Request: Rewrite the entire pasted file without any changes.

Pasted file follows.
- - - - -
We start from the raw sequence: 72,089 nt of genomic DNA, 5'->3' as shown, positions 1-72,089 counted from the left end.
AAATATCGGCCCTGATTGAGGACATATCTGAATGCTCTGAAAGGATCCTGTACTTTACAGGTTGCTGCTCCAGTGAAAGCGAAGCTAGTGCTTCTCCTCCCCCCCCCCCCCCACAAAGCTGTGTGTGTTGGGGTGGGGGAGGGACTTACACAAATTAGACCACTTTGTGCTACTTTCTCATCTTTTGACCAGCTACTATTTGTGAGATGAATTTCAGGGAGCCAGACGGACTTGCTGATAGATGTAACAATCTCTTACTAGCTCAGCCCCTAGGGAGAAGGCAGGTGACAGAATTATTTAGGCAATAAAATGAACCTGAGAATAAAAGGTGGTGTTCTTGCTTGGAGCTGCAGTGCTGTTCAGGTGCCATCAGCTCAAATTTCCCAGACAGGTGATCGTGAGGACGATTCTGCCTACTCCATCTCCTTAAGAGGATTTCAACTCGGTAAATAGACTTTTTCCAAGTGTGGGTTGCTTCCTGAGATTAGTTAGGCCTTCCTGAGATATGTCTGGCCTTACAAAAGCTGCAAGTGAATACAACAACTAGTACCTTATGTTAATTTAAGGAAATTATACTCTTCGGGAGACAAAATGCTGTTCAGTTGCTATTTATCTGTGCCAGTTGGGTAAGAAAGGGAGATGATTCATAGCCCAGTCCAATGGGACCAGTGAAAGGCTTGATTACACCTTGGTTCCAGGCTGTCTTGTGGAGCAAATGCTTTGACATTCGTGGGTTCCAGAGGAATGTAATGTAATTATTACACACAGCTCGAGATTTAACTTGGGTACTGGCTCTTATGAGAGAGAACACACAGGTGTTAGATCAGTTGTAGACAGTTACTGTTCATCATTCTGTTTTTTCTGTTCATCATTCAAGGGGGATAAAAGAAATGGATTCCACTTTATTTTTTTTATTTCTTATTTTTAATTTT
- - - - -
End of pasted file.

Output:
We start from the raw sequence: 72,089 nt of genomic DNA, 5'->3' as shown, positions 1-72,089 counted from the left end.
AAATATCGGCCCTGATTGAGGACATATCTGAATGCTCTGAAAGGATCCTGTACTTTACAGGTTGCTGCTCCAGTGAAAGCGAAGCTAGTGCTTCTCCTCCCCCCCCCCCCCCACAAAGCTGTGTGTGTTGGGGTGGGGGAGGGACTTACACAAATTAGACCACTTTGTGCTACTTTCTCATCTTTTGACCAGCTACTATTTGTGAGATGAATTTCAGGGAGCCAGACGGACTTGCTGATAGATGTAACAATCTCTTACTAGCTCAGCCCCTAGGGAGAAGGCAGGTGACAGAATTATTTAGGCAATAAAATGAACCTGAGAATAAAAGGTGGTGTTCTTGCTTGGAGCTGCAGTGCTGTTCAGGTGCCATCAGCTCAAATTTCCCAGACAGGTGATCGTGAGGACGATTCTGCCTACTCCATCTCCTTAAGAGGATTTCAACTCGGTAAATAGACTTTTTCCAAGTGTGGGTTGCTTCCTGAGATTAGTTAGGCCTTCCTGAGATATGTCTGGCCTTACAAAAGCTGCAAGTGAATACAACAACTAGTACCTTATGTTAATTTAAGGAAATTATACTCTTCGGGAGACAAAATGCTGTTCAGTTGCTATTTATCTGTGCCAGTTGGGTAAGAAAGGGAGATGATTCATAGCCCAGTCCAATGGGACCAGTGAAAGGCTTGATTACACCTTGGTTCCAGGCTGTCTTGTGGAGCAAATGCTTTGACATTCGTGGGTTCCAGAGGAATGTAATGTAATTATTACACACAGCTCGAGATTTAACTTGGGTACTGGCTCTTATGAGAGAGAACACACAGGTGTTAGATCAGTTGTAGACAGTTACTGTTCATCATTCTGTTTTTTCTGTTCATCATTCAAGGGGGATAAAAGAAATGGATTCCACTTTATTTTTTTTATTTCTTATTTTTAATTTT